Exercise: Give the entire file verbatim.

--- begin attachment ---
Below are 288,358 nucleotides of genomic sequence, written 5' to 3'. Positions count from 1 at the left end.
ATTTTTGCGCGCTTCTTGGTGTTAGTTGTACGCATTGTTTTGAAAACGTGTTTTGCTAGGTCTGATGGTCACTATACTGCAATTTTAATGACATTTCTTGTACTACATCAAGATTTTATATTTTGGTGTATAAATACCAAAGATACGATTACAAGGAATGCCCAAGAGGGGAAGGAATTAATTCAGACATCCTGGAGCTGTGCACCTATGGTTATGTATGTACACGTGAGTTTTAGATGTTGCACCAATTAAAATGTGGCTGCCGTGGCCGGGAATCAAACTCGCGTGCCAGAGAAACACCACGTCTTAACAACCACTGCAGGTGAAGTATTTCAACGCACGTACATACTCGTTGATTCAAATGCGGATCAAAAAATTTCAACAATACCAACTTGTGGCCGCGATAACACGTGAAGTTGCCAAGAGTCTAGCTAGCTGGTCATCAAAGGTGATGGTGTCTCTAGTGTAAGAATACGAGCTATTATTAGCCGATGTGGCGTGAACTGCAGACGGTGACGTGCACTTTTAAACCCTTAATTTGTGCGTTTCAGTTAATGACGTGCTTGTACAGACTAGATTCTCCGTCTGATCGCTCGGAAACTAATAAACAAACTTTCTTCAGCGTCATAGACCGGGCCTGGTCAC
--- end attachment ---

Below are 288,358 nucleotides of genomic sequence, written 5' to 3'. Positions count from 1 at the left end.
ATTTTTGCGCGCTTCTTGGTGTTAGTTGTACGCATTGTTTTGAAAACGTGTTTTGCTAGGTCTGATGGTCACTATACTGCAATTTTAATGACATTTCTTGTACTACATCAAGATTTTATATTTTGGTGTATAAATACCAAAGATACGATTACAAGGAATGCCCAAGAGGGGAAGGAATTAATTCAGACATCCTGGAGCTGTGCACCTATGGTTATGTATGTACACGTGAGTTTTAGATGTTGCACCAATTAAAATGTGGCTGCCGTGGCCGGGAATCAAACTCGCGTGCCAGAGAAACACCACGTCTTAACAACCACTGCAGGTGAAGTATTTCAACGCACGTACATACTCGTTGATTCAAATGCGGATCAAAAAATTTCAACAATACCAACTTGTGGCCGCGATAACACGTGAAGTTGCCAAGAGTCTAGCTAGCTGGTCATCAAAGGTGATGGTGTCTCTAGTGTAAGAATACGAGCTATTATTAGCCGATGTGGCGTGAACTGCAGACGGTGACGTGCACTTTTAAACCCTTAATTTGTGCGTTTCAGTTAATGACGTGCTTGTACAGACTAGATTCTCCGTCTGATCGCTCGGAAACTAATAAACAAACTTTCTTCAGCGTCATAGACCGGGCCTGGTCAC